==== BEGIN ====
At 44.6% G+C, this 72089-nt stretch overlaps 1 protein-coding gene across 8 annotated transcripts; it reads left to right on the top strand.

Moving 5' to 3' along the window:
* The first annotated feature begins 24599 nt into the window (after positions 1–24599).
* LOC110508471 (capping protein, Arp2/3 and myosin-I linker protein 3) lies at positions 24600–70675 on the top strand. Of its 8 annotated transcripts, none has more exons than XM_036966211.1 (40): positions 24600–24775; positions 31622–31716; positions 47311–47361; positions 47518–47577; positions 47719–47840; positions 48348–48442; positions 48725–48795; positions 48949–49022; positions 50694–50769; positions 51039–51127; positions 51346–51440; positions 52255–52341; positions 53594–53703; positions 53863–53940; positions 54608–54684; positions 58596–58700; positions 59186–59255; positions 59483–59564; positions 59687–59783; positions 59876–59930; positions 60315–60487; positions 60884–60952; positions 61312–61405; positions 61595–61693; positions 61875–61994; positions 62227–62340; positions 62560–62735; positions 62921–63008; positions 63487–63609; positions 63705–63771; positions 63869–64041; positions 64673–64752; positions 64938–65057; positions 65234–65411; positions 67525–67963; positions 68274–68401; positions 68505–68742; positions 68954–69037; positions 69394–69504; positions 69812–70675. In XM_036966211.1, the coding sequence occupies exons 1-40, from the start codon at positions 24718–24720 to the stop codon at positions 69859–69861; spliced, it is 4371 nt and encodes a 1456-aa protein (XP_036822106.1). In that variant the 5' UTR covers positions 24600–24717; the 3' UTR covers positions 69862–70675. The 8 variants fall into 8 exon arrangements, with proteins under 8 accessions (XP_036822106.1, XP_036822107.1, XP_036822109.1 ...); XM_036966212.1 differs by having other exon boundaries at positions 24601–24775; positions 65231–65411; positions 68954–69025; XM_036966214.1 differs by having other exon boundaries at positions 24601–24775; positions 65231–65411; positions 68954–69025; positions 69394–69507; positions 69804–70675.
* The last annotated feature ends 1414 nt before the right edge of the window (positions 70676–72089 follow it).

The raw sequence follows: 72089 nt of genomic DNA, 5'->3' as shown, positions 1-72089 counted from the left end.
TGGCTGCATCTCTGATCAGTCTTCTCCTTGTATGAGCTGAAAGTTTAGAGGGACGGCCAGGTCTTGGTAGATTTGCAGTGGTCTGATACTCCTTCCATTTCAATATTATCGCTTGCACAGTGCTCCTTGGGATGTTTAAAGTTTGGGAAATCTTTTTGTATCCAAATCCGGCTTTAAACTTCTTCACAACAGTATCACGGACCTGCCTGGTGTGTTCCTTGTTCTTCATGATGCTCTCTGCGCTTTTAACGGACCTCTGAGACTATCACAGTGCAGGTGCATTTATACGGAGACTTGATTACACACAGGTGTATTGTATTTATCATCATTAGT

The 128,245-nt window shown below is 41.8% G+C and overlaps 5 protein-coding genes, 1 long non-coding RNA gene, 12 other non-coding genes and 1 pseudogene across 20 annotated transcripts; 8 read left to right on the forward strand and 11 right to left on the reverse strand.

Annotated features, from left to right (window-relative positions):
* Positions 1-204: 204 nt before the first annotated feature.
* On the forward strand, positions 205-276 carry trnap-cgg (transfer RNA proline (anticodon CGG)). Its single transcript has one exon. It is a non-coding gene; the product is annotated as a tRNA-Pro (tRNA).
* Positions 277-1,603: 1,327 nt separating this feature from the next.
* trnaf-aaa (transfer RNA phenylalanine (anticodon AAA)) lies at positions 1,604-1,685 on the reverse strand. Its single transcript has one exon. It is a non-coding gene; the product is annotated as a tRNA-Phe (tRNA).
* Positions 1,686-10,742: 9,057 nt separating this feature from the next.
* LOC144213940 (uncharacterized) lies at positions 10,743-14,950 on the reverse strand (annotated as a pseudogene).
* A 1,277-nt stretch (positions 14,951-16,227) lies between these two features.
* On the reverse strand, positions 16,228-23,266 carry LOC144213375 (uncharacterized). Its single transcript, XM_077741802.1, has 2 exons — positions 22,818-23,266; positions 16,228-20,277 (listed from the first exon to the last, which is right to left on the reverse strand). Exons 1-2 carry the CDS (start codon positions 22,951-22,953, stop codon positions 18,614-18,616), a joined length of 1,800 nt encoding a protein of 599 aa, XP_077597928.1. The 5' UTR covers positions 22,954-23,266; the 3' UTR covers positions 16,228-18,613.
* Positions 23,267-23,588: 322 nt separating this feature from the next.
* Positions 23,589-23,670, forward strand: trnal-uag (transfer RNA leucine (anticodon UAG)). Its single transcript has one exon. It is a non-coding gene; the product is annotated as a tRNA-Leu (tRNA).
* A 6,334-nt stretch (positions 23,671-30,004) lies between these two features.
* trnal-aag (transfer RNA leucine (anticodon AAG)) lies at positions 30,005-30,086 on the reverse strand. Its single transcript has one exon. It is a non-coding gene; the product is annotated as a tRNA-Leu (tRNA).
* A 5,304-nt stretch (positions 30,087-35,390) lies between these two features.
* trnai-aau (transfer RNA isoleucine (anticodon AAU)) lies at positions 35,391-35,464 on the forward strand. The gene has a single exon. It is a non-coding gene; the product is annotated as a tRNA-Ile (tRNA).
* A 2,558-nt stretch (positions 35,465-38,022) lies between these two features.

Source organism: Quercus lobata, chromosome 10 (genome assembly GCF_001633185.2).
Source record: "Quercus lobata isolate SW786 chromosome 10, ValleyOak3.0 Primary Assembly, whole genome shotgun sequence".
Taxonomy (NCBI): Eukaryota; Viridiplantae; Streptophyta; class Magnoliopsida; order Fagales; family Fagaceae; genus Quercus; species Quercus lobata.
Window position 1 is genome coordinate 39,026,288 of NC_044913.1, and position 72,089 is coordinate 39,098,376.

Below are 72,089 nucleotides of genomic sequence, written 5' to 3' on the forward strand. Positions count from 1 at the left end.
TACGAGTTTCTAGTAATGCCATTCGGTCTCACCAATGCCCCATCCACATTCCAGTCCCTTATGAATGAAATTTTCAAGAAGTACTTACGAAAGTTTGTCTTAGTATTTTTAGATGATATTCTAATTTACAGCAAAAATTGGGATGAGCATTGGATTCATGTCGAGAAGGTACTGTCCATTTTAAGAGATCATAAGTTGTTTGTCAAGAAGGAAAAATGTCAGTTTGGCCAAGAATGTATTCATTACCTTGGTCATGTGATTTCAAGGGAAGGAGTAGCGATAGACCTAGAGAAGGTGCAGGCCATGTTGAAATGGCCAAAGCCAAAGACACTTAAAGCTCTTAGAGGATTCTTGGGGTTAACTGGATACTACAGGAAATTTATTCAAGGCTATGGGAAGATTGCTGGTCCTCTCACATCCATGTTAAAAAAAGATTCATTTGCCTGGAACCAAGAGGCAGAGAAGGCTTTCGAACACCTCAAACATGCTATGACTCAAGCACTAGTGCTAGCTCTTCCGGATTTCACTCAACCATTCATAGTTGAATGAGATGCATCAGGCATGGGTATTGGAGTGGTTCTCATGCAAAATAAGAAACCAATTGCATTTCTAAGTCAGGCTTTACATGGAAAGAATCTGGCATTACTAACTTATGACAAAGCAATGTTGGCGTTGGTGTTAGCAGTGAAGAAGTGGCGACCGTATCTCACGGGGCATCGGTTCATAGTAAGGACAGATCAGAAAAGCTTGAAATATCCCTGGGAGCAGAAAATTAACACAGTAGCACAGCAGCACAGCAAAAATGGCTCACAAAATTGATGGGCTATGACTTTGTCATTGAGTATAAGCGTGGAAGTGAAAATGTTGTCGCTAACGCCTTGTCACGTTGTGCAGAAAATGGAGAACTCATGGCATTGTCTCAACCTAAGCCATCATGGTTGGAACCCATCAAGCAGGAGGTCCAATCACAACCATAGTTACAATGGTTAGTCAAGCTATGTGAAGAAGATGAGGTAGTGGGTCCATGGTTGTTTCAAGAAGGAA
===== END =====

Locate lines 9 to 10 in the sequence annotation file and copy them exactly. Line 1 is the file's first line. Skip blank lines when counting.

Annotated features, from left to right (window-relative positions):
* Positions 1-204: 204 nt before the first annotated feature.